What if my home suddenly needs repairs, or I have to stay at the hospital or my car breaks down? It’s taken so long and so much work to scratch together my savings, and it feels like it is all going to disappear in the midst of this pandemic. What happens after that?
While losing my job was an incredible low point for me, the days that followed retained a bittersweet beauty. My employers and co-workers at Belltower have gone above and beyond to look out for one another and try to meet each other’s needs as best as possible. This includes things like sharing information about possible job openings, sharing food and helping one another figure out how to file for unemployment.
I have seen the same thing in my neighborhood with neighbors sharing food and supplies and checking in on each other. Likewise, my family, friends and church have been comforting and grounding as they have been willing to mourn changes with me and have offered all sorts of help.
One couple said they’d make sure I am OK with the mortgage if it gets to that (though we didn’t specify if that meant they’d pay it for me or give me a loan). Either way, those offers of help were definitely genuine and have given me peace of mind. I also have a text thread with a few friends who have told me about job openings or similar resources they hear about.
The CARES Act passed by Congress, which will give each adult $1,200, resolves a lot of my initial fears.
That emergency assistance check itself will provide some additional cushion, which I am grateful for, but it is the unemployment benefit that will really make the difference. The CARES Act supplements weekly unemployment checks by an additional $600 for most workers for up to four months. I am not certain yet whether I qualify. If so, this would cover the amount I typically make and allow me to put a bit aside in case the economy continues to impact both my job at Belltower and my pottery sales beyond the four months.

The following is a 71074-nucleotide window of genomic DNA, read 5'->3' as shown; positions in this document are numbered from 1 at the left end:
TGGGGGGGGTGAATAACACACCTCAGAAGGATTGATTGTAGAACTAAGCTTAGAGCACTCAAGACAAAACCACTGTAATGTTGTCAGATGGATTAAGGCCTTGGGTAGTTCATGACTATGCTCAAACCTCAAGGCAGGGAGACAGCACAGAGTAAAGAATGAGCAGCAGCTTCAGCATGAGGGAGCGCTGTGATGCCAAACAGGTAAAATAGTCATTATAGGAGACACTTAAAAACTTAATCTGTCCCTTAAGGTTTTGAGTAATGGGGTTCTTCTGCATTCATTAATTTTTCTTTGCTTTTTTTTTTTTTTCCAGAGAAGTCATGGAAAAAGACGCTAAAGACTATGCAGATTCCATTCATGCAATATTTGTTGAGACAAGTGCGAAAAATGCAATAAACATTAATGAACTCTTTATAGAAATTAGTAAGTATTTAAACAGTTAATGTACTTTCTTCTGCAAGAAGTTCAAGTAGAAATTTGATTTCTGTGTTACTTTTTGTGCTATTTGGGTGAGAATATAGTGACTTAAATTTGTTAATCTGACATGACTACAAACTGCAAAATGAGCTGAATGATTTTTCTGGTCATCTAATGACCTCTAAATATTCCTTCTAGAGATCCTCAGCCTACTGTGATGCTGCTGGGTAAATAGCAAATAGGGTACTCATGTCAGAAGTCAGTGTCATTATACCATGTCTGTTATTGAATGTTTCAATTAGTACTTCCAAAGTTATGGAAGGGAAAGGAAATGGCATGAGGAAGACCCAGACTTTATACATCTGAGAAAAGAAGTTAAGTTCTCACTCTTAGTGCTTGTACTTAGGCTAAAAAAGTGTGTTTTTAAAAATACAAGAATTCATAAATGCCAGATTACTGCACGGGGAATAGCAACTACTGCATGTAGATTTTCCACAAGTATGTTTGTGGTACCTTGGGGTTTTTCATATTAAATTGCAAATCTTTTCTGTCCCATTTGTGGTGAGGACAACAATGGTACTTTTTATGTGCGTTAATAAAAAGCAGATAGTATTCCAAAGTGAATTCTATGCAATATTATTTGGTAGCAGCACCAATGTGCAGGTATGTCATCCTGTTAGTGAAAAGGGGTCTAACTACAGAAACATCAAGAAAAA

And in the midst of all of this, I am so grateful for community, and I am challenged to notice the people around me. We are all going through this; it affects each of us differently, but it affects us nonetheless.
While I still feel the weight of these challenges, and I’m sure when I look back this will be a significant marker in my life and in the lives of many (maybe all) of us, I also reflect upon my life up to this point with hope. It is usually the hardest times that also include growth and refining in the midst of pain that I am grateful for.
In collaboration with High Ground News, MLK50 is running first-person essays from area workers whose income and livelihoods have been rattled by the coronavirus pandemic. Here are some of their stories.
This story is brought to you by High Ground News and MLK50: Justice Through Journalism, a nonprofit newsroom focused on poverty, power and policy in Memphis. Support independent journalism by making a tax-deductible donation today. MLK50 is also supported by the Surdna Foundation, the Racial Equity in Journalism Fund at Borealis Philanthropy, Southern Documentary Project at the Center for the Study of Southern Culture, the American Journalism Project, the Community Foundation of Greater Memphis, and Community Change.